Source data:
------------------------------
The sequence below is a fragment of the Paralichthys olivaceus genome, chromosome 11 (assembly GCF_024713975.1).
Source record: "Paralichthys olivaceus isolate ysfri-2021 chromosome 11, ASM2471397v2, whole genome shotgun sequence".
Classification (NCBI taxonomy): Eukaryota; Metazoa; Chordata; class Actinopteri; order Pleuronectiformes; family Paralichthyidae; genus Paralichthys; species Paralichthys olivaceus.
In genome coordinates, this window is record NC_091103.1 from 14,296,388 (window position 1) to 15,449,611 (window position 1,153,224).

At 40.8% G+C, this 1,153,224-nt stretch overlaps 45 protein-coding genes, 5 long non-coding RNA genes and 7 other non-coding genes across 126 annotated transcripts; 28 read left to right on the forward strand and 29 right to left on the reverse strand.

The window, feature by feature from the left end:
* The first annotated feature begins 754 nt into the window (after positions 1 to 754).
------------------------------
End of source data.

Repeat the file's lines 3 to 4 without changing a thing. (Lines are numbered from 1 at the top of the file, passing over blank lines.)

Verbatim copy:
Classification (NCBI taxonomy): Eukaryota; Metazoa; Chordata; class Actinopteri; order Pleuronectiformes; family Paralichthyidae; genus Paralichthys; species Paralichthys olivaceus.
In genome coordinates, this window is record NC_091103.1 from 14,296,388 (window position 1) to 15,449,611 (window position 1,153,224).